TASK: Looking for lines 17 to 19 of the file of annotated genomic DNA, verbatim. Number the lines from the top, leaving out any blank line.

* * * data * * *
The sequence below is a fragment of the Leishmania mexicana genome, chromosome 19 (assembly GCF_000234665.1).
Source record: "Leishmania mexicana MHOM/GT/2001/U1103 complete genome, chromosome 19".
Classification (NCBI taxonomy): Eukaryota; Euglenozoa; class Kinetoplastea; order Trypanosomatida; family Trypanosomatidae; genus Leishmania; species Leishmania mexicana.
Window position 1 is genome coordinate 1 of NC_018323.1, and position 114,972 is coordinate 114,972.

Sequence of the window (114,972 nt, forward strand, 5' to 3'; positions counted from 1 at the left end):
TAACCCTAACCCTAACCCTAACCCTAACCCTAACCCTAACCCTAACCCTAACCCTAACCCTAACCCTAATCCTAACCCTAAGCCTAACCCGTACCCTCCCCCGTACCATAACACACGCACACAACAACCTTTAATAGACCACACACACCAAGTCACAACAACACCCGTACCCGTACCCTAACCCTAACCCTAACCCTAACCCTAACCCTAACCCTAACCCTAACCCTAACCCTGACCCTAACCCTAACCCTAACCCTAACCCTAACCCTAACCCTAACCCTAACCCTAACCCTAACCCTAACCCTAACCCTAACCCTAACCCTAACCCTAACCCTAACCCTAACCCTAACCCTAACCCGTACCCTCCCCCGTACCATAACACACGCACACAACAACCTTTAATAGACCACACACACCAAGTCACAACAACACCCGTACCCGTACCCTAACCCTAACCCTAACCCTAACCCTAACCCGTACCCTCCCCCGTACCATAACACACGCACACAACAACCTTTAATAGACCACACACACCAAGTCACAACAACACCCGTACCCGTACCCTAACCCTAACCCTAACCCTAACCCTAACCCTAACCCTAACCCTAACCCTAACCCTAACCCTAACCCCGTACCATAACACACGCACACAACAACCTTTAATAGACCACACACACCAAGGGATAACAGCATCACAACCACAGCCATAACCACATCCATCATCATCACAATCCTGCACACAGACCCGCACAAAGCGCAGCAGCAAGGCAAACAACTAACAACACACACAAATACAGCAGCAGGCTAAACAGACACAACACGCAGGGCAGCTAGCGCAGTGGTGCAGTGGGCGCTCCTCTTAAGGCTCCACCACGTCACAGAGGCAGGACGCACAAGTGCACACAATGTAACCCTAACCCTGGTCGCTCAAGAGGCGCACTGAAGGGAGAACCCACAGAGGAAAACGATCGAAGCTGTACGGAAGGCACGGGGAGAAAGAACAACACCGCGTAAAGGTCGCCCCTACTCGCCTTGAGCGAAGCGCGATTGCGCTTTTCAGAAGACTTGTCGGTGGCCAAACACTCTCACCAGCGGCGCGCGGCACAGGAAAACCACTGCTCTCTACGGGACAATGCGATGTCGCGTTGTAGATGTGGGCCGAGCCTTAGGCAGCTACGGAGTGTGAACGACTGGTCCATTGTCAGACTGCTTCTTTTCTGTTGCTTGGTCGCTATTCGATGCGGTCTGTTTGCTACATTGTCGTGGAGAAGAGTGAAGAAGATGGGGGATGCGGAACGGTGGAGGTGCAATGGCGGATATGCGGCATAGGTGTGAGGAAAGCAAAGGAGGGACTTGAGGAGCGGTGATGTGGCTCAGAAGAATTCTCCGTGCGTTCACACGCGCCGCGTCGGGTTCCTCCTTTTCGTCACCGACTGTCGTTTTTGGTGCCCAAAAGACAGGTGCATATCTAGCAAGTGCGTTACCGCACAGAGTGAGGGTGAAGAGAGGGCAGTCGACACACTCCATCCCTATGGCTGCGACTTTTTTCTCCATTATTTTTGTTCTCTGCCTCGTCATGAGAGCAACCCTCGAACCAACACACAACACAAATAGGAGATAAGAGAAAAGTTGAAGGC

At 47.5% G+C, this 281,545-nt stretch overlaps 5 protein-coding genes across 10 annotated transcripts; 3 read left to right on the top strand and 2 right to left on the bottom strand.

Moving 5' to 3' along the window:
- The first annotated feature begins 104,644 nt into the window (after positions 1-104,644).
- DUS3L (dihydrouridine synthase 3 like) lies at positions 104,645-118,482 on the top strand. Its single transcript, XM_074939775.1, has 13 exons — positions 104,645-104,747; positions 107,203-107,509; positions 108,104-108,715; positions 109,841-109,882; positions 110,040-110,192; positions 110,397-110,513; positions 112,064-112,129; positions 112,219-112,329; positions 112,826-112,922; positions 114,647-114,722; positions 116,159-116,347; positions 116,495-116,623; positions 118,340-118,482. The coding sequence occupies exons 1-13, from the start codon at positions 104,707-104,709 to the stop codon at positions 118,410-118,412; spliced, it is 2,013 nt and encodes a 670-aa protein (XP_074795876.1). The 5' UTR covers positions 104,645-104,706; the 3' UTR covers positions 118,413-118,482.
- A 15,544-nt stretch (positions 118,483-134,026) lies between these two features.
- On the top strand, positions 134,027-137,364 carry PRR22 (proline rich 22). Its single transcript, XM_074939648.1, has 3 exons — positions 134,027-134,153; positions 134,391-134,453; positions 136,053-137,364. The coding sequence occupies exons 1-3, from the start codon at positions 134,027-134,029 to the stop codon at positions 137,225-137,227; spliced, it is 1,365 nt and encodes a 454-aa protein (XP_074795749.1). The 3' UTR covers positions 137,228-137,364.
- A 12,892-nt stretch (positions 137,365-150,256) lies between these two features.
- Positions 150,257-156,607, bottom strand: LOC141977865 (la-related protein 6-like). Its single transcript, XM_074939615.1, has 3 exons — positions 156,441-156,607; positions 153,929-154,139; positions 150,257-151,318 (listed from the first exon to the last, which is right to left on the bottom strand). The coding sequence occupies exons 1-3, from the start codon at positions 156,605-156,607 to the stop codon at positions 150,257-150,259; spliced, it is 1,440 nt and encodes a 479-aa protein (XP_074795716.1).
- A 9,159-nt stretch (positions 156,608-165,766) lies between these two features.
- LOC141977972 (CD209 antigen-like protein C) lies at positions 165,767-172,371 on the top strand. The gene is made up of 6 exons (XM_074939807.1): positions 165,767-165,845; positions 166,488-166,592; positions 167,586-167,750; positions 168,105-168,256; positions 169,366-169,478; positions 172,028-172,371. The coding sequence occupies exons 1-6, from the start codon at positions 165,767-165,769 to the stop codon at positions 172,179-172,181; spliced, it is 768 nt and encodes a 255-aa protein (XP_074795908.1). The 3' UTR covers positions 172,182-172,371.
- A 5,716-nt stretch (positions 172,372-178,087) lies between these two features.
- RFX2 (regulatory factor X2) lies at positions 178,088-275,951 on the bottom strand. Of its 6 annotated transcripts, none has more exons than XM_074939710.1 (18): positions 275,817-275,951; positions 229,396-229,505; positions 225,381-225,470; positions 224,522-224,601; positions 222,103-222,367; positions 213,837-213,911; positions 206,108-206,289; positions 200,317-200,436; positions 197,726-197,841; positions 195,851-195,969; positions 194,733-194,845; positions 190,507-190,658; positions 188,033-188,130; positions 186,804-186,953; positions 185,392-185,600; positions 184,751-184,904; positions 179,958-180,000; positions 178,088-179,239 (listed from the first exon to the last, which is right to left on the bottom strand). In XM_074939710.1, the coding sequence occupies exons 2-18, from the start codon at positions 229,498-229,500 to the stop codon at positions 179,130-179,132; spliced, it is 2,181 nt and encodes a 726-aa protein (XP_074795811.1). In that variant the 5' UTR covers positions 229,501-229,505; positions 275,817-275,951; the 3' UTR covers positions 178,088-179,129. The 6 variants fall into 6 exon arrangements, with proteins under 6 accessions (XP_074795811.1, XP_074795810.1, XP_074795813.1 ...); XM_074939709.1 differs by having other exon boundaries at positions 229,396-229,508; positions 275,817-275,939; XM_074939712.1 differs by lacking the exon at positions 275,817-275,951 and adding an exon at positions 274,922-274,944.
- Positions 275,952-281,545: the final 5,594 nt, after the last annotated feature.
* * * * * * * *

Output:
- A 5,716-nt stretch (positions 172,372-178,087) lies between these two features.
- RFX2 (regulatory factor X2) lies at positions 178,088-275,951 on the bottom strand. Of its 6 annotated transcripts, none has more exons than XM_074939710.1 (18): positions 275,817-275,951; positions 229,396-229,505; positions 225,381-225,470; positions 224,522-224,601; positions 222,103-222,367; positions 213,837-213,911; positions 206,108-206,289; positions 200,317-200,436; positions 197,726-197,841; positions 195,851-195,969; positions 194,733-194,845; positions 190,507-190,658; positions 188,033-188,130; positions 186,804-186,953; positions 185,392-185,600; positions 184,751-184,904; positions 179,958-180,000; positions 178,088-179,239 (listed from the first exon to the last, which is right to left on the bottom strand). In XM_074939710.1, the coding sequence occupies exons 2-18, from the start codon at positions 229,498-229,500 to the stop codon at positions 179,130-179,132; spliced, it is 2,181 nt and encodes a 726-aa protein (XP_074795811.1). In that variant the 5' UTR covers positions 229,501-229,505; positions 275,817-275,951; the 3' UTR covers positions 178,088-179,129. The 6 variants fall into 6 exon arrangements, with proteins under 6 accessions (XP_074795811.1, XP_074795810.1, XP_074795813.1 ...); XM_074939709.1 differs by having other exon boundaries at positions 229,396-229,508; positions 275,817-275,939; XM_074939712.1 differs by lacking the exon at positions 275,817-275,951 and adding an exon at positions 274,922-274,944.
- Positions 275,952-281,545: the final 5,594 nt, after the last annotated feature.